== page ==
MAY 16 — For over a millennium, Al-Azhar University has been a much-respected centre of Islamic learning — one of the best, if not the best.

Founded in Cairo, Egypt in 970 AD and despite not gaining university status until 1961, it is still regarded among the world’s oldest universities.

It was Gamal ‘Abdel Nasser, the second President of Egypt, who instituted changes to al-Azhar, making it a state institution with rights that included the appointment of university leaders such as the Grand Sheikh.

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In 1961, Gamal oversaw the promulgation of Law No. 103 (the Law) which established the modern-day Al-Azhar. Under the Law, the university’s president became an appointee of the President upon the nomination of the competent minister and the proposal of the Grand Sheikh Al-Azhar.

Under the Law, new colleges were established for different sciences such as engineering, medicine and other colleges which contributed to the development of Al-Azhar.

Its students, though, must be Muslims. (See Ashraf Mohamed Abdul Rahman, Samah Mahmoud and Abd Elrahim Ahmed, “Al-Azhar University and pre-university Education after Development law in 1961”, (2019) 1 Journal of Modern Research, 44)

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That changed in May 2017 when Abanoub Guirguis Naeem, a Christian dental student was granted admission to complete his final year of experiential training at Al-Azhar’s Faculty of Dentistry in Assiut.

In May 2017, Abanoub Guirguis Naeem, a Christian dental student, was granted admission to complete his final year of experiential training at Al-Azhar’s Faculty of Dentistry in Assiut. — Reuters pic
In May 2017, Abanoub Guirguis Naeem, a Christian dental student, was granted admission to complete his final year of experiential training at Al-Azhar’s Faculty of Dentistry in Assiut. — Reuters pic

According to reports, he graduated from Nahda University in Beni Suef and as a medical school graduate, he was obliged to complete a two-month or one-year residency before being allowed to practise medicine in hospitals.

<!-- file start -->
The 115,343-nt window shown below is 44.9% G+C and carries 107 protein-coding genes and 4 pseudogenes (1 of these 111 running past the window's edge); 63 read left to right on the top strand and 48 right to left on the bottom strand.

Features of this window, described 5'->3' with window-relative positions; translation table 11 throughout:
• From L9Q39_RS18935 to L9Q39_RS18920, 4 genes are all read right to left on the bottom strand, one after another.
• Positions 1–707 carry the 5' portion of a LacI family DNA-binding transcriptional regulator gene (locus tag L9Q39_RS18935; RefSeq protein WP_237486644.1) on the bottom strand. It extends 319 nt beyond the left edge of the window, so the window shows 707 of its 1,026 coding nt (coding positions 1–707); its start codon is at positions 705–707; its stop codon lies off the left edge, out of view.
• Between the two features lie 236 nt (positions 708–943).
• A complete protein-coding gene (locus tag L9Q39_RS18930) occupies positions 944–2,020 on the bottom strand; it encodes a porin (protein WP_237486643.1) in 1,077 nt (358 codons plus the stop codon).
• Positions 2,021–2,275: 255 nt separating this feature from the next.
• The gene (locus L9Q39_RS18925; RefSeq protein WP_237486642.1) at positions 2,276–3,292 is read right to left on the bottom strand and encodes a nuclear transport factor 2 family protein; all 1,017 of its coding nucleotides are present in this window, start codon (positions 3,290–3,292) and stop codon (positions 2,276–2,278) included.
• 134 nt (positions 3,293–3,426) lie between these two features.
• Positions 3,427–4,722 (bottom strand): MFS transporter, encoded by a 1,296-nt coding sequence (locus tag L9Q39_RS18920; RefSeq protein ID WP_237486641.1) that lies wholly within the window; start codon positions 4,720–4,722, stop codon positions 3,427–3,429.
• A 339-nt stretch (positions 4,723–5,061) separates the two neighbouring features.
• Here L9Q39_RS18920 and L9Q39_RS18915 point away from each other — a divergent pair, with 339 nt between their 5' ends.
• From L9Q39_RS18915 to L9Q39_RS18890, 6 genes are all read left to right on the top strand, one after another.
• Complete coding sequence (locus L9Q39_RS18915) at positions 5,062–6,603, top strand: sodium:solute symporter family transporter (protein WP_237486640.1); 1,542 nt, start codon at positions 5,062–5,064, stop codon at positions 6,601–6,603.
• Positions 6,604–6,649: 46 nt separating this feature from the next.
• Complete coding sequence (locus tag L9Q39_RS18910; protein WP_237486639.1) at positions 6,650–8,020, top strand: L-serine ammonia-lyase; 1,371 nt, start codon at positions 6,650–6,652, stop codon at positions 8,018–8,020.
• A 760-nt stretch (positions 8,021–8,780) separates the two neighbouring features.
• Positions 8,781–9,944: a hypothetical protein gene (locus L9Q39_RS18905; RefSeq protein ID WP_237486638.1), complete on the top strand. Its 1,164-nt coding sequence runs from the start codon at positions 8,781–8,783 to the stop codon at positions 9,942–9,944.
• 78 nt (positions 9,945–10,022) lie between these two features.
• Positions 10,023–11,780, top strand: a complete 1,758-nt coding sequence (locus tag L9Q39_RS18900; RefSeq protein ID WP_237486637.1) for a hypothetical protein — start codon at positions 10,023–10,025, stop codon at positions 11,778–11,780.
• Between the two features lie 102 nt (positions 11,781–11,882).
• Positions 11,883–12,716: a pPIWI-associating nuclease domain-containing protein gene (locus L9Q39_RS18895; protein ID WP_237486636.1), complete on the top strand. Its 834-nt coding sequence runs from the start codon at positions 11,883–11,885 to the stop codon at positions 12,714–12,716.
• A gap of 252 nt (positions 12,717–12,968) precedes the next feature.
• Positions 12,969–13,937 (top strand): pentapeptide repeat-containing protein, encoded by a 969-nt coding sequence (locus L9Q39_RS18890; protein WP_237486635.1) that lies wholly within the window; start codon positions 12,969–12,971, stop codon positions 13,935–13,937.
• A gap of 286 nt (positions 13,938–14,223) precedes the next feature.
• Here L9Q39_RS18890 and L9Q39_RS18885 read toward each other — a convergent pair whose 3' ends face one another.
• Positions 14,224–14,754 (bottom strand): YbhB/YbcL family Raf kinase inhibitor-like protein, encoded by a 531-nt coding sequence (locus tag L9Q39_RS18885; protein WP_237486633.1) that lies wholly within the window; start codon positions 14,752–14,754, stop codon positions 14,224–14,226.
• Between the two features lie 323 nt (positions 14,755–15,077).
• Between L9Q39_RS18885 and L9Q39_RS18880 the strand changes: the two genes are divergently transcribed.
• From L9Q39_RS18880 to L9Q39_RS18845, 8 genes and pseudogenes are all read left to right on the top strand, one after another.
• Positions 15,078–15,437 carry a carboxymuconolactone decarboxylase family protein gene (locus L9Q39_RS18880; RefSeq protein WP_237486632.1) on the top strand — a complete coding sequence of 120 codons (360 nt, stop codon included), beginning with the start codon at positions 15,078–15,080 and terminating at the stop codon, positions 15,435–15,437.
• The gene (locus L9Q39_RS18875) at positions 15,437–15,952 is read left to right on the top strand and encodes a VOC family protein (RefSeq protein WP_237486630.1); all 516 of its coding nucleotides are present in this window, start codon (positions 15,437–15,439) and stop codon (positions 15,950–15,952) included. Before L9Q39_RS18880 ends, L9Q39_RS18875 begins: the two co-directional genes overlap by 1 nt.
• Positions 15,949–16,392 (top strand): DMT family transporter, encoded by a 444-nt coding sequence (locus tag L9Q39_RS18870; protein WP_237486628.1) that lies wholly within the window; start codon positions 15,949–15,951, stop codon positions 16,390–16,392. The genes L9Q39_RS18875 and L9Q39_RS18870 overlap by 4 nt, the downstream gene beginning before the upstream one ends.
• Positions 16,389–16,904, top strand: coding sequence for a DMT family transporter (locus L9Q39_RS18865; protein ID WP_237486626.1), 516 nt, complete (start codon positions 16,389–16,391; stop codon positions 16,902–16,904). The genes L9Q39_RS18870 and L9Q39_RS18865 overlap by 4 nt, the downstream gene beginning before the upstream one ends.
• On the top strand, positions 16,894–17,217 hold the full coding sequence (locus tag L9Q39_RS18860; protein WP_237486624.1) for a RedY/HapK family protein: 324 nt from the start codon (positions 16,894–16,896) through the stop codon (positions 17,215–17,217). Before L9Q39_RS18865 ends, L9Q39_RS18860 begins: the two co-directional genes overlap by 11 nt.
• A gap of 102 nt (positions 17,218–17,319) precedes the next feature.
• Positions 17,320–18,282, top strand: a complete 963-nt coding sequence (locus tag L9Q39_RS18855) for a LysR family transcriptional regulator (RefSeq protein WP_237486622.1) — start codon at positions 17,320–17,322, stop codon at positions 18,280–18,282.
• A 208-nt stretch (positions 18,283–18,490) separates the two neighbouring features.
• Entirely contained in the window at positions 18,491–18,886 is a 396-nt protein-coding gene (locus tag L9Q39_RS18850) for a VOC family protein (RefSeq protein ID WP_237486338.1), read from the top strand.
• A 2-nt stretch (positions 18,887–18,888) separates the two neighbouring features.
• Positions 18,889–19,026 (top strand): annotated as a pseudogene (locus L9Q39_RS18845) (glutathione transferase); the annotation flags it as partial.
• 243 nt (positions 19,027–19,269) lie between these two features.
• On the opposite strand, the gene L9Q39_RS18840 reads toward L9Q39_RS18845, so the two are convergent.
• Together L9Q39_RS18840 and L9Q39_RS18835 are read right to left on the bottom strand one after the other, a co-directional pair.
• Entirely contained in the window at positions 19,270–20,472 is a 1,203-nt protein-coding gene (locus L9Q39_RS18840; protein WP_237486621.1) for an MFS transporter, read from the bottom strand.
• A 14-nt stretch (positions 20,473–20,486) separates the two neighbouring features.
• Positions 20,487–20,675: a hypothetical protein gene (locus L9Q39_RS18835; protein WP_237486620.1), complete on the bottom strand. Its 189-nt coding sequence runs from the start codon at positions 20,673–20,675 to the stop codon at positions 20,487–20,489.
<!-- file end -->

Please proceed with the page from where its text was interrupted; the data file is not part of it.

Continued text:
However, as numerous private universities did not provide their students seats for the residencies needed to complete their medical bachelor, students opted to seek residencies in government-run hospitals, like in Cairo University, Ain Shams University and Al-Azhar University.

The Dean of the Faculty, Khalid Seddiq, was reported to have said that the Faculty received applications for a one-year residency to the Faculty earlier in May, one of which was Abanoub’s.

“I signed and approved his papers, just like the rest of his colleagues. I did not care if he was a Christian or a Muslim. What is really important to me is to know if he is an Egyptian student of good academic standing or not. This is what really matters,” Seddiq said, adding that if he hadn’t it would have been a clear case of discrimination, which is against Al-Azhar’s code of ethics.

The regulations for the Faculty’s experiential training read as follows: “Students of excellence training from all public and private universities in Egypt are to be granted, annually, admission into the Faculty in early May, provided that the Faculty’s eligibility requirements are met. The Faculty is an equal opportunity venue and welcomes all dental training students of excellence to join the cohort of dental students that the Faculty receives every year.”

Abanoub became the first recognised case of a Christian student being enrolled as Al-Azhar accepted its first non-Muslim student in modern times.

* This is the personal opinion of the writer or publication and does not necessarily represent the views of Malay Mail.